Tas Aleeah | Maximizing Opportunities


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Akbar Muhammad (ArtbyAkbar.com)


Dance Mogul: What inspired you to start modeling?
Tas Aleeah: I believe all girls grow up looking at magazines, tv commercials and even in-store ads wanting to see someone that resembles their beauty represented before them. For me, being a mixed child: native black mommy and eastern Indian father, I always wanted to see women that looked like me in magazines. In fact, I remember when I was very young I had such a huge crush on Michael Jackson. I would watch his music videos and tell myself, “one day I will be one of those women in a video!” Ha ha funny thinking back on it, the only reason I wanted to be in a music video was because I felt a part of me would live with art forever. No one can erase a video, right? Lol weird I know.

Dance Mogul: How did you develop your craft?
Tas Aleeah: There really is no short answer when it comes to developing myself to evolve and grow. I will say that having a theater background allowed me to be able to use my body in a way that I am not self-conscious.  I try to take as many different types of dance classes that I can, yoga, Pilates, even pole sculpting lol. I feel classes that allow u to get in touch with ur appendages gives you a better understanding as to HOW your body moves and works. Which helps when you are posing.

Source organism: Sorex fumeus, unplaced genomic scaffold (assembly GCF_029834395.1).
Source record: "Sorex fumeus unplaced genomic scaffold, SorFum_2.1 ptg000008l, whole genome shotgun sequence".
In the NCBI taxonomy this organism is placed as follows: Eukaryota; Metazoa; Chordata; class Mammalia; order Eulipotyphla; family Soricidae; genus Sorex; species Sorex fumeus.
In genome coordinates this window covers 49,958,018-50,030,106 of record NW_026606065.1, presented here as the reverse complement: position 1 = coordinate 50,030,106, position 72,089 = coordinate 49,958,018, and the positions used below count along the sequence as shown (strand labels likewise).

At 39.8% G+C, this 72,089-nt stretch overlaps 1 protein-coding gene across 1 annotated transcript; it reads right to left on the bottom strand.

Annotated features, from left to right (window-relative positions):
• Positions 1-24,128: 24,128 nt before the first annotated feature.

Another thing I do a lot is play in front of the mirror. I will turn on one light source and play some music and make body movements or facial expressions to see how my face and body parts look in various lighting. To me, it’s important to work fluently with an understanding of light so you can have a married relationship with the photographer. I find photographers appreciate subjects that have a bit of knowledge with their face, body and even lighting.


Akbar Muhammad (ArtbyAkbar.com)

Dance Mogul: When did you decide to take modeling seriously and what was your breakthrough moment?
Tas Aleeah: I’ll answer the second part first, I don’t think I’ve had a “breakthrough moment” as of yet. I say this because I am forever evolving and growing as a creative. Every job, every opportunity offered to me is another push toward being better. So in a way, every opportunity that is afforded to me that propels me, in a way, is a “breakthrough moment”.